Tim Spurling

safety among system files

i love version control

As you might have noticed if you’ve read any of my other posts, I’m a massive fan of version control. To the extent that any sort of work where it can’t be used gives me an almost-literal headache.

This post describes one recent situation where I’ve managed to make use of Git in an unexpected way. While it’s nothing unusual technically, it’s still quite a nice example in my opinion, as the work in question has become much safer and easier compared to how it might have gone if I hadn’t thought of doing this.

my last week

Recently I’ve been taking a brief holiday from the safe, organized (but slightly boring) city of Java-based software engineering, in the exciting (but stressful and deadly) wilderness of DevOps. As part of this, I have been modifying our Jenkins build config.

Despite being a tool mostly developed for developers, Jenkins is typically configured through forms in its web UI. With the configuration you make in these screens, it writes config.xml files for each task in its jobs folder. Conversely, it can be manually persuaded (through its main config screen) to reload these files, allowing you to apply changes made through direct editing. Not bad!

Obviously though, editing these files in place is quite awkward and potentially dangerous. The jobs folder contains quite a lot of other data for each task, and in any sensible deployment you’d have to have unusual privileges to actively fiddle with Jenkins’ data at all. Finally, editing the files incorrectly could presumably result in totally broken behaviour. Using any sort of version control in this situation would be awkward at best, and horrifically destructive at worst.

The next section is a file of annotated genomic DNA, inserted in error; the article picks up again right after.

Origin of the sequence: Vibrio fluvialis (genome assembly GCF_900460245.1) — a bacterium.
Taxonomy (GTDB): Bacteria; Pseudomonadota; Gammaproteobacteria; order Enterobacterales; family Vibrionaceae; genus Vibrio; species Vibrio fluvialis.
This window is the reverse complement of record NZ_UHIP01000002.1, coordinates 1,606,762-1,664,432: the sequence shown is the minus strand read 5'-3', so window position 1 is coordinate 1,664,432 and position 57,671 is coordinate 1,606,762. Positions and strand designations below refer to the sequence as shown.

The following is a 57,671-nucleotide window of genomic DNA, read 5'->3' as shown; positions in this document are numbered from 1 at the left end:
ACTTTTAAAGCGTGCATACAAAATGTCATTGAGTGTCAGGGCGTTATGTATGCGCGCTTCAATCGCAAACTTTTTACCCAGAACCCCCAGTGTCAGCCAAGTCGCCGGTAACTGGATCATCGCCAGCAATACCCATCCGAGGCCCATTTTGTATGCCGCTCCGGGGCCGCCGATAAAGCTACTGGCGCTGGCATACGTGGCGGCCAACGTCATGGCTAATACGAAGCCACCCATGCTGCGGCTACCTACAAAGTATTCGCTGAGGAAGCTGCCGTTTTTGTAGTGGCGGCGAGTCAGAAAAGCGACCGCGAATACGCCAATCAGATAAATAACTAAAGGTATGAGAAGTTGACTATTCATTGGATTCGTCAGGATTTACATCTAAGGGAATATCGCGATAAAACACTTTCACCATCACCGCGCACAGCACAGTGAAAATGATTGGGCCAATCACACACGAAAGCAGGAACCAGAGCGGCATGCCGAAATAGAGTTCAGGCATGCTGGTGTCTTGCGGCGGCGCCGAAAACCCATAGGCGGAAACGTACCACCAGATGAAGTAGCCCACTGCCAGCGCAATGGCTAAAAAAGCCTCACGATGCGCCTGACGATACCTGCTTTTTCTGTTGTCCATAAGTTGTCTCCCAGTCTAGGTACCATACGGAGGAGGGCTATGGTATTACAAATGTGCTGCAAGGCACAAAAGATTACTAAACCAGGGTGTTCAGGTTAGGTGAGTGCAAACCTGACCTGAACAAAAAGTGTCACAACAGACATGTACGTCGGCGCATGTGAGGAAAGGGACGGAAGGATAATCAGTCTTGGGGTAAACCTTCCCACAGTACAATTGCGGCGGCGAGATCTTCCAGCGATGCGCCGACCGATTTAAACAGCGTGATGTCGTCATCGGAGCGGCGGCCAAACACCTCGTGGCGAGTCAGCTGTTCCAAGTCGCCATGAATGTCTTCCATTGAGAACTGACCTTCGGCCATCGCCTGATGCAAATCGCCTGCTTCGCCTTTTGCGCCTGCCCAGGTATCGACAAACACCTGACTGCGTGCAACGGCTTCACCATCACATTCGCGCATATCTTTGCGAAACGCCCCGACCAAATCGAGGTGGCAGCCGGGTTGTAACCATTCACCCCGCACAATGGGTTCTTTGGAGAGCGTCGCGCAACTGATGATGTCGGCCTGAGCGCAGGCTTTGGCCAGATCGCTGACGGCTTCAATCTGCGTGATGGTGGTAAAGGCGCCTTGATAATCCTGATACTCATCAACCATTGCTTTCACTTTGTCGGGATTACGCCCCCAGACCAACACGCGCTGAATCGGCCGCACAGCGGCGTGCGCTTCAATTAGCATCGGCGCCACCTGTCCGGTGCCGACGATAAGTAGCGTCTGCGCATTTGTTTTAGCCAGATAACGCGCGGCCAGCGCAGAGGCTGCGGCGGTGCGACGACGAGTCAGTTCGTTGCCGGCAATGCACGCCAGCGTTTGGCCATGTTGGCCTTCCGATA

I had to find a way to take control of the files, and make the editing process safer.

step one: protecting jenkins

The most anxiety-inducing part of the situation for me was trampling around the data directory of our live CI server with a fully-privileged shell. I am by nature slightly clumsy, and also a pretty incompetent shell user by any old-school sysadmin’s standards (I grew up with Ruby so never saw the point in learning bash syntax properly).

The solution? Write one incredibly simple script to copy the files into my home directory on the server:

#!/usr/bin/zsh
for i in $(ls /var/lib/jenkins/jobs); do
        cp /var/lib/jenkins/jobs/$i/config.xml ~tim/jobs-config/$i
done

Now, the only direct interaction with Jenkins is to run that under sudo. No chance left to screw that up. Any editing of the files happens in my own shell, where I can’t break anything. And, to apply changes, I just use an opposite script that copies the files back.

step two: protecting my sanity

Of course, with this new folder that only contains the relevant files, it’s really easy to apply Git.

git init
git add -A
git commit -m “Original config before I started meddling”

There! Logic restored. And, as a bonus, other people’s changes made through the UI can be easily merged with stuff done through an editor and committed here—just run the copying script again and Git will show the UI-driven changes against the last commit, allowing them to be committed/branched/merged in whatever way is most convenient at the time.

step three: enhancing editing

My second favourite part of this process was realizing how easy this makes remote editing. With this simple repo in existence, all I have to do to edit the files on my desktop is just clone them!

git clone ssh://jenkins-server/~/jobs-config

Then can edit them in any way, push the changes back, and keep working on the server, with complete confidence.

My absolute favourite part was using git rebase -i and the overwriting script to revert the config back to a previous state when external problems made it necessary.

I love version control.

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